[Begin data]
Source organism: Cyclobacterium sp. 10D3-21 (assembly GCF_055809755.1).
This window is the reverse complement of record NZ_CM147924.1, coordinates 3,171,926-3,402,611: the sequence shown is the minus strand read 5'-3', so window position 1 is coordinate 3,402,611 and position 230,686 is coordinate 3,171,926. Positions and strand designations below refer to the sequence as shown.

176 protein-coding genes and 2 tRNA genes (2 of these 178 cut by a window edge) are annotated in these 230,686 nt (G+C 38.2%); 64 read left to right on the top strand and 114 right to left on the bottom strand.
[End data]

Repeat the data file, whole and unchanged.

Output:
Source organism: Cyclobacterium sp. 10D3-21 (assembly GCF_055809755.1).
This window is the reverse complement of record NZ_CM147924.1, coordinates 3,171,926-3,402,611: the sequence shown is the minus strand read 5'-3', so window position 1 is coordinate 3,402,611 and position 230,686 is coordinate 3,171,926. Positions and strand designations below refer to the sequence as shown.

176 protein-coding genes and 2 tRNA genes (2 of these 178 cut by a window edge) are annotated in these 230,686 nt (G+C 38.2%); 64 read left to right on the top strand and 114 right to left on the bottom strand.